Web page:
Mark McLaughlin highlights an important distinction between the incorporation of an ‘ordinary’ partnership of individuals and a limited liability partnership into a company.
A limited liability partnership (LLP) is treated like an ‘ordinary’ partnership in many respects. However, an important distinction arises where a business incorporates into a company.
Separate legal entities
Like a company, an LLP is a separate legal entity. When (for example) a business carried on by an ordinary partnership of individuals is incorporated into a company, the transaction is between the individuals (as partners) and the company.
By contrast, had the partnership been an LLP, the transfer of the LLP’s business would be a transaction between the LLP (as the legal entity ‘owning’ the business) and the company.
It’s not yours!
This means that if (say) the company pays for the business in cash, the disposal proceeds ‘belong’ to the LLP in legal terms, rather than its members.
Thus, the individuals would not immediately receive the proceeds. Consideration would need to be given in the above example to the LLP distributing the cash (and any other assets) to its members immediately after the incorporation (subject to the LLP being able to satisfy its creditors). The LLP agreement (assuming there is one) will generally determine the basis of distribution of the LLP’s net assets to its members.
An LLP might not necessarily sell its business for cash; it might sell for shares in the company instead, or even gift the business.
When an ordinary partnership of individuals has incorporated its business into a company, the partnership will normally cease to exist. However, when an LLP’s business is incorporated into a company, the LLP will continue as a legal entity (unless it is dissolved), despite no longer carrying on the business.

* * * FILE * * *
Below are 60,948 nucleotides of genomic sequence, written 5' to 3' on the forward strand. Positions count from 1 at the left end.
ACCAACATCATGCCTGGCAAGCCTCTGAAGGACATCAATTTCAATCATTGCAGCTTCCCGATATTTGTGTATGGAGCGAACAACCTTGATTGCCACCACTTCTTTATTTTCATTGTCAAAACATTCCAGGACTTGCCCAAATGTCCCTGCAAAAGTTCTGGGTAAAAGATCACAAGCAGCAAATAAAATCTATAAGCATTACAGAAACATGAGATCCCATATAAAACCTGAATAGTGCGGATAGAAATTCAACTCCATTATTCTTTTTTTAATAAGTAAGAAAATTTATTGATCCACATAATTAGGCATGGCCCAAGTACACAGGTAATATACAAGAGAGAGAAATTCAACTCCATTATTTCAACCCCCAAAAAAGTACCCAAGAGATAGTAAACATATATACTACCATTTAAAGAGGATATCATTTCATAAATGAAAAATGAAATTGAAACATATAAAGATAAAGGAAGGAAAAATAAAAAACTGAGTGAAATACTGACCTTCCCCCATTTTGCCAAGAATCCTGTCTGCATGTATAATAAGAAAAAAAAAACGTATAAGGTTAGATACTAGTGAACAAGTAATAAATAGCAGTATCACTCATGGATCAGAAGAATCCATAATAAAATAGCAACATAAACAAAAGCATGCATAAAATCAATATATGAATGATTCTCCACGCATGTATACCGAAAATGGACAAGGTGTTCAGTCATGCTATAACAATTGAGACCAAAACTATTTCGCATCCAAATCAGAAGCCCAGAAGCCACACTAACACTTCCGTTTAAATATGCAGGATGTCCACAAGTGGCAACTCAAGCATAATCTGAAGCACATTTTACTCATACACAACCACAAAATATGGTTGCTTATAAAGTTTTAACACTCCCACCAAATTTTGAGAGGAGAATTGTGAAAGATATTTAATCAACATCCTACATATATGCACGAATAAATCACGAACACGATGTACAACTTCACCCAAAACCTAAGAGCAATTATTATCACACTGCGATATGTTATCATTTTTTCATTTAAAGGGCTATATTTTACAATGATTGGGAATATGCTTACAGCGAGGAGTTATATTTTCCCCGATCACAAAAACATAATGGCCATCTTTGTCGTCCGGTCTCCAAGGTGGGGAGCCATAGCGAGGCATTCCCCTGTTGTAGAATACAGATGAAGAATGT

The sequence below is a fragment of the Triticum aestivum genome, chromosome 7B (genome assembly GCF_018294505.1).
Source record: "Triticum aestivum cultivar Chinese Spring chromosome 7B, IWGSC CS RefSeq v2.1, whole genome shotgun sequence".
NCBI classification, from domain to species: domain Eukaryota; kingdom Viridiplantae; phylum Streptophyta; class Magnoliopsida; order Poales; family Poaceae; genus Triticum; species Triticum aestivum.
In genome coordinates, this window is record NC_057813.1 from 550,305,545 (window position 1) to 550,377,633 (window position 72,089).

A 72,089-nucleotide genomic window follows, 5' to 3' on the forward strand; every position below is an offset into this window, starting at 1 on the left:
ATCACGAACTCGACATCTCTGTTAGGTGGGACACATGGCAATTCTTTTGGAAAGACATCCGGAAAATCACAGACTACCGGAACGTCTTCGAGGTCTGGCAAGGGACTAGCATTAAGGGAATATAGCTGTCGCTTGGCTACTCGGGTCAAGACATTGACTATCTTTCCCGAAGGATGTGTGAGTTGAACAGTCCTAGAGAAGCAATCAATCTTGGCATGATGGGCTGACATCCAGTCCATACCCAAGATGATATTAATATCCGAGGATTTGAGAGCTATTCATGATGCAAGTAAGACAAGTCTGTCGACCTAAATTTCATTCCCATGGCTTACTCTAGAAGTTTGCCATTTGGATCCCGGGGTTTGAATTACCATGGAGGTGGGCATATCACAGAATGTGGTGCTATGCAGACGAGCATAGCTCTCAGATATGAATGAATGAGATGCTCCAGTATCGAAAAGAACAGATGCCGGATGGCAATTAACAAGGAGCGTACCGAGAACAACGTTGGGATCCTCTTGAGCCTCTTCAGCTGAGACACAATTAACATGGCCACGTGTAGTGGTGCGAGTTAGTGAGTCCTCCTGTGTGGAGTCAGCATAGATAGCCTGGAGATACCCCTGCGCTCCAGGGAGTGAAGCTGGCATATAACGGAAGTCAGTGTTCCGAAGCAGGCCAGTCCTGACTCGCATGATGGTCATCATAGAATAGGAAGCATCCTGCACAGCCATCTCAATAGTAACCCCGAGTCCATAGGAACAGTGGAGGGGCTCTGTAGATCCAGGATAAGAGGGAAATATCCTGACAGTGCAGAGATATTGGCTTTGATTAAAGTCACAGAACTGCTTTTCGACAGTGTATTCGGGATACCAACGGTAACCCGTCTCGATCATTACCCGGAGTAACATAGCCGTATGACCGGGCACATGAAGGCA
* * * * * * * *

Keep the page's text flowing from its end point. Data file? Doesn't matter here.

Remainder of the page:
Don’t forget the tax…
There are various tax issues to consider when a buy-to-let property LLP incorporates its business into a company. These include land taxes (i.e. stamp duty land tax in England and Northern Ireland, land and buildings transaction tax in Scotland, and land transaction tax in Wales), income tax for the individual LLP members and corporation tax for the company. For capital gains tax (CGT) purposes, the disposal of the buy-to-let property business to the company will normally be treated as a disposal at market value.
Consideration of the tax implications is beyond the scope of this article. However, it should be noted that CGT ‘incorporation relief’ (TCGA 1992, s 162) is available to individual LLP members (as for individual members of an ordinary partnership) on the incorporation of the LLPs rental property business if the relief conditions are satisfied. The LLP is ‘looked through’ for these purposes (TCGA 1992, s 59A(1); see HMRC’s Capital Gains manual at CG65700).
However, the LLP’s tax transparency is lost for CGT (and income tax) purposes when it ceases to carry on a business (unless the cessation is only temporary); but if the LLP is wound up following the permanent cessation of business the tax transparency is retained if the winding up is unconnected with tax avoidance and is not unreasonably prolonged, provided that (among other things) a liquidator is not appointed (see TCGA 1992, s 59A(4)); ITTOIA 2005, s 863(3)).